During an interview with Clark Spencer of the Miami Herald on Friday, Marlins owner Jeffrey Loria had some high praise for prospect outfielder Mike Stanton and hinted that we will see him in the majors very soon.
“He could hit 500 home runs. When he’s ready to come, he’s going to be
here. When he’s ready and the baseball people tell me he’s ready to do
it, we’ll do it. I gather the baseball people don’t want him to come and
fail. If he’s going to come here, he’s going to come here to stay. We
always want to provide the foundation for success, not temporary
success.He’ll probably be here this summer, that’s all I can tell you.
He’ll be very exciting to come around. Don’t forget, there’s a lot of
pressure to put on a 20-year-old man.”
Stanton, 20, is batting .340/.477/.840 with an incredible 14 home runs and 31 RBI in 100 at-bats with Double-A Jacksonville this season. His OPS? 1.317! His home run on Thursday? Yeah, it just landed.
As for the current Marlins outfielders, they’ve combined to hit just four home runs in 370 plate appearances entering Friday’s action. Stanton still strikes out a little too much, but he’s at least balanced his 31 strikeouts with 26 walks. But he’s a little less likely to be feared in the major leagues, at least initially. In any case, you can bank on seeing him in the bigs after Memorial Day.
Athletics southpaw Sean Manaea delivered his first career no-hitter against the Red Sox in a decisive 3-0 victory on Saturday night. Any thought of a perfect game was banished in the first at-bat, when Mookie Betts drew a leadoff six-pitch walk to open the first inning. From there, Manaea was nearly flawless, holding the Sox to four total baserunners and striking out 10 of 30 batters faced — a career record.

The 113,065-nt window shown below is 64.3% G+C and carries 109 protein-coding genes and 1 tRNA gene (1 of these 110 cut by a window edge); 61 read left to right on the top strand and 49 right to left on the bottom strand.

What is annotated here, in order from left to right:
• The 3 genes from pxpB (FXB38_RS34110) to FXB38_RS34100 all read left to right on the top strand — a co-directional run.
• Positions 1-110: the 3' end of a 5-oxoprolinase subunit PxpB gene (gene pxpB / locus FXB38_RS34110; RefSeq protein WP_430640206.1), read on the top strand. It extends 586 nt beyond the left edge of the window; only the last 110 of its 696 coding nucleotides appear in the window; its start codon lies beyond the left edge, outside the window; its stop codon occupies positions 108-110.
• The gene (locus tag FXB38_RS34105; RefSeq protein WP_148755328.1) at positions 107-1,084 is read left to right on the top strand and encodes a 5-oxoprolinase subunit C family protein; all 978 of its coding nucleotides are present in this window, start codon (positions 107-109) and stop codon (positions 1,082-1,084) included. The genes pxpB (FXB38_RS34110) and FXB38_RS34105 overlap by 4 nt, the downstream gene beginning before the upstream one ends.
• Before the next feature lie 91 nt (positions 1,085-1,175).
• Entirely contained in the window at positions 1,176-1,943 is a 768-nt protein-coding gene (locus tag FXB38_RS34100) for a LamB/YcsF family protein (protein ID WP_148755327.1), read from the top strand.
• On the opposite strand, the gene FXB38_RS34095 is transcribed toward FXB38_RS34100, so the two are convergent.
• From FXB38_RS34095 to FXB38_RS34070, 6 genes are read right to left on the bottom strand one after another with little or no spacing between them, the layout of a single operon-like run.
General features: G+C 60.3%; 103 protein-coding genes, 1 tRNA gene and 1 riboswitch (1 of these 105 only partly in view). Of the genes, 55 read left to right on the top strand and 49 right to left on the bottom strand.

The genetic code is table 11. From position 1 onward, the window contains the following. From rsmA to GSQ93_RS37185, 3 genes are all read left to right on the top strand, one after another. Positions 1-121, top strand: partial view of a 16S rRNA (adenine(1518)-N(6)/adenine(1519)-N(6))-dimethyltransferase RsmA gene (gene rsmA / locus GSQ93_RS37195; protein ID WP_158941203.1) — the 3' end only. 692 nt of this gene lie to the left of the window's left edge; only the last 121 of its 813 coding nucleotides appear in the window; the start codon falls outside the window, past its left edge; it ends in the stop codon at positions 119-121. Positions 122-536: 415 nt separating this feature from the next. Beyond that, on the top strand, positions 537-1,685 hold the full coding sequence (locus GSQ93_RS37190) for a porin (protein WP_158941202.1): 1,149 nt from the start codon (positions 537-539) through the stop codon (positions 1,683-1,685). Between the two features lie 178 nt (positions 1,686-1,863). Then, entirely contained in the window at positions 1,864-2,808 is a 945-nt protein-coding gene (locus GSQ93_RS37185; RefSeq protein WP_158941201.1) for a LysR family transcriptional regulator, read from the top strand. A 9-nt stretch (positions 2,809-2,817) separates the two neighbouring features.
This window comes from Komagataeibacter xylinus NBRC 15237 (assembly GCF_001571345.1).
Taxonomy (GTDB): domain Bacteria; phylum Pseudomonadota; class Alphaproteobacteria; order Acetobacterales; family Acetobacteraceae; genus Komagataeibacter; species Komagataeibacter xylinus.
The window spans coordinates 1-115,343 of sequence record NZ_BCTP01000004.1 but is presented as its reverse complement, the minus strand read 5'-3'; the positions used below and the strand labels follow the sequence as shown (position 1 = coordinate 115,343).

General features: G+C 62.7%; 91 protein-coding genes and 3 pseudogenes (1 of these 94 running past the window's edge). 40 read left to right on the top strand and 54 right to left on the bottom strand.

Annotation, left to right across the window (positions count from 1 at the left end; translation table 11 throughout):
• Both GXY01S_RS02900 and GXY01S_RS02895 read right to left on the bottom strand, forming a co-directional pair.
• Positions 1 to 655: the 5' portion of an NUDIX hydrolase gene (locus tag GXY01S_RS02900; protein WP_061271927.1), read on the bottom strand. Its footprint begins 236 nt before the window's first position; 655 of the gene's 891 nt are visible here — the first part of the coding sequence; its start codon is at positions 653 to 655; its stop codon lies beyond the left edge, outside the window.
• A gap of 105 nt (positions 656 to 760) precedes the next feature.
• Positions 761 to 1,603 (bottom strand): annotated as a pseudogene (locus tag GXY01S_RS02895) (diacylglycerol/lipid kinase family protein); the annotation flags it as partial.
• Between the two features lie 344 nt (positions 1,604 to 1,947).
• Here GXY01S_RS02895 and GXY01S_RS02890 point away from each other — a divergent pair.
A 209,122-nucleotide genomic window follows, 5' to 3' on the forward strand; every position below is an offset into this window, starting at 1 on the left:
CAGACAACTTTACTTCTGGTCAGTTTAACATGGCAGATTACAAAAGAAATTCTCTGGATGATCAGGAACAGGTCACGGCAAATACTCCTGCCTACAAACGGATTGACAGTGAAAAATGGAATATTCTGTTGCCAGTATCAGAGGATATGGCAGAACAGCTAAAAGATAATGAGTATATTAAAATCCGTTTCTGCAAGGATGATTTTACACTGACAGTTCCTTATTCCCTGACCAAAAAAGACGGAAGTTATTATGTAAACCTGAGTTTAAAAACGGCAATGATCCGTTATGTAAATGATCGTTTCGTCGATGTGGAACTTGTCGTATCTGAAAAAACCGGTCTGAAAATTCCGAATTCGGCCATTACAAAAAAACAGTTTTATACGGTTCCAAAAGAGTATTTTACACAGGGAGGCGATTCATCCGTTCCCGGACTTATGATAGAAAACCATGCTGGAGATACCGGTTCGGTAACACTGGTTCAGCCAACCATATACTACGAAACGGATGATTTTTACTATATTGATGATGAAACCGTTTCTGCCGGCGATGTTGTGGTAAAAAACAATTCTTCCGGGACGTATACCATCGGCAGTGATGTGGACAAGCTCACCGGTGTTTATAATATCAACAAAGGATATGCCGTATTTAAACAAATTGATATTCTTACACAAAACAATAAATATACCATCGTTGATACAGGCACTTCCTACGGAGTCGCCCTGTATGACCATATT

Manaea was gifted a three-run lead thanks to RBI doubles from Jed Lowrie and Stephen Piscotty and Marcus Semien‘s solo shot off of Chris Sale in the fifth inning. While the Red Sox managed to draw two walks off of Manaea, they didn’t come anywhere close to plating a run. Andrew Benintendi tried to break up the no-no in the sixth inning with an infield hit down the first base line, but strayed out of bounds and later saw his hit reversed on a call of batter interference.
Entering the ninth inning, the 26-year-old lefty was sitting at just 95 pitches through eight frames of no-hit ball. He quickly deposed Blake Swihart and Mookie Betts with a groundout and fly out, then walked Benintendi on seven pitches. Any threat the Red Sox might have posed was soon eliminated, however, as Hanley Ramirez ground into a force out to complete the no-hitter.
Manaea is the first A’s pitcher to toss a no-no since Dallas Braden’s perfect game against the Rays eight years ago. The last time the Red Sox were on the losing end of a no-hitter was also against an AL West rival, when the Mariners’ Chris Bosio clinched a 2-0 no-no on April 22, 1993. Manaea’s feat is even more outstanding given how dominant the Red Sox have looked this season: prior to Saturday’s defeat, they boasted a 17-2 record and had yet to be shut out during the regular season.